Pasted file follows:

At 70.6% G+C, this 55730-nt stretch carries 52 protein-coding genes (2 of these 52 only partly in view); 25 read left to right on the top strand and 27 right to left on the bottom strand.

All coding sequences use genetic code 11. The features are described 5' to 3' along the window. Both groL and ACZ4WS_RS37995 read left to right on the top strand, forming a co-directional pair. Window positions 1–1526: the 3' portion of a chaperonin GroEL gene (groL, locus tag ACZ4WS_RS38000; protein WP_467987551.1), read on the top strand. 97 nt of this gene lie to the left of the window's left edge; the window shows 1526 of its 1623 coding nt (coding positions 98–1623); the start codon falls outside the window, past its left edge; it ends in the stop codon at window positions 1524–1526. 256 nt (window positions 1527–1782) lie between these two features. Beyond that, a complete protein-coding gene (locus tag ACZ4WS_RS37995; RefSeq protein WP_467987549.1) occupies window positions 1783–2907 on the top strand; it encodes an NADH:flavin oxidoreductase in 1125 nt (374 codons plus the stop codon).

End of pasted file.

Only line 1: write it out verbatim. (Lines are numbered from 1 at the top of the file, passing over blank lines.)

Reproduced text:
At 70.6% G+C, this 55730-nt stretch carries 52 protein-coding genes (2 of these 52 only partly in view); 25 read left to right on the top strand and 27 right to left on the bottom strand.